Indeed, according to the Swiss euthanasia center, Dignitas, the vast majority of those who apply for assisted suicide do so because they are tired of being a burden on others. Even Hawking himself has admitted in a BBC interview that he would have choosen to die if he had felt that he was a burden on others.
This is actually a dangerous justification for seeking death as a solution out of a health predicament, because it was the same reasoning behind the Nazi’s mass executions of the disabled, for they regarded them a burden on the nation.
Moyas admits though that during her research, she learned that only a small minority of quadriplegics apply for euthanasia, and those were the patients that she wanted to explore in her book and understand the circumstances that drove them to make such an unshakable decision. “I don’t have a personal position and I am struck as a writer by the grey areas in life, and the questions to which we can find no answers. If it was me, I would love to think that I would find a way forward and I would be happy to do that and I could be there for my children, but I don’t know, because it’s an extraordinary situation to find yourself in and I guess what we really wanted to convey in the movie was that you can’t judge someone for their decision and unless you sat there and been in their shoes, you can’t judge somebody, because it’s extreme.”
The reality is that practicing euthanasia is illegal except in few countries such as Switzerland, Belgium and The Netherlands. Therefore, Will had to visit Dignitas in Switzerland in order to achieve his goal. He also had to prove that his paralysis was untreatable and death was the only the path out of his painful existence. Reportedly, Digitas receives hundreds of daily euthanasia applications, but the majority of them are rejected, for they do not fulfill the strict legal requirements undergo this process.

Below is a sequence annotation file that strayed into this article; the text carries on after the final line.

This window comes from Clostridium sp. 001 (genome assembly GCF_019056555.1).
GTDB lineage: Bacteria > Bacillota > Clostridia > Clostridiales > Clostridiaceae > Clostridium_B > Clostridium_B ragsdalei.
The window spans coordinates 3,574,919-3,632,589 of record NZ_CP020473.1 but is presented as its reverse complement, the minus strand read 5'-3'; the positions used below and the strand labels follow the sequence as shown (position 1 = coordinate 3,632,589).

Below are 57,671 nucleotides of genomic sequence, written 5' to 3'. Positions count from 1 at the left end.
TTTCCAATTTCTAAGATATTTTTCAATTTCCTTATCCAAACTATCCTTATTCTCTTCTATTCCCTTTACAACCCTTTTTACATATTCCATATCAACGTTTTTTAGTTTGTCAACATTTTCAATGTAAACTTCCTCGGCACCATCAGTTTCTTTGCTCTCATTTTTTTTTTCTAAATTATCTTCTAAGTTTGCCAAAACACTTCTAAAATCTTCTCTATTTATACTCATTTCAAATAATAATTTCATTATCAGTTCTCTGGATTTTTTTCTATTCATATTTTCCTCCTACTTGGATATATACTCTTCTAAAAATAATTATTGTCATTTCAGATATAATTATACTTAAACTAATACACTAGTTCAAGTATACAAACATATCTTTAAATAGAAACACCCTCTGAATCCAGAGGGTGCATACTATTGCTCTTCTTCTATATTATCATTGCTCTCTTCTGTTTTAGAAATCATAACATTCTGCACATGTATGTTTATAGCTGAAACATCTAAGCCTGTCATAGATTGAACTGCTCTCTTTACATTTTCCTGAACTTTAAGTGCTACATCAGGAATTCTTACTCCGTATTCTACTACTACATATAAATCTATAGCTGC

“Everybody has an opinion on it and after making this movie I now have an educated view on it which I think is very different to just having an opinion,” says Clark. “The brilliance of what we are talking about in this movie is that everyone has a right to choose so I think we’re all fortunate enough to have in the western world this right and so that’s that.”
This is another disturbing statement, because many of those who seek assisted suicide don’t suffer from any physical incapacities; they are merely mentally troubled and hopelessly bored of their lives. So is it right to fulfill their requests to kill themselves? And is the freedom of individual choice medically valid in these circumstances?
The filmmakers seem to side with Will’s choice, but the debate on the validity and legitimacy of euthanasia continues to rage in parliaments, courts of law and religious forums. Even in the medical field, opinions are evenly divided. Studies have shown that 44% of doctors in the US support the practice of euthanasia in extreme medical conditions, while 46% of them reject it completely.
The controversy that “Me Before You” has ignited prompted Moyas to write a sequel, in which Will may change his mind about ending his life. “These characters never left me and the question I kept asking myself is what would be the aftermath of being involved in a situation like that and I am kind of wary of saying too much about what the situation is for those who haven’t read or haven’t watched it, but I did not feel that character would be able to sail off into the sunset without a backward look. And so for me after you began as an exploration of that with, I don’t know, I threw a little bomb into the mix as well,” the author smiles.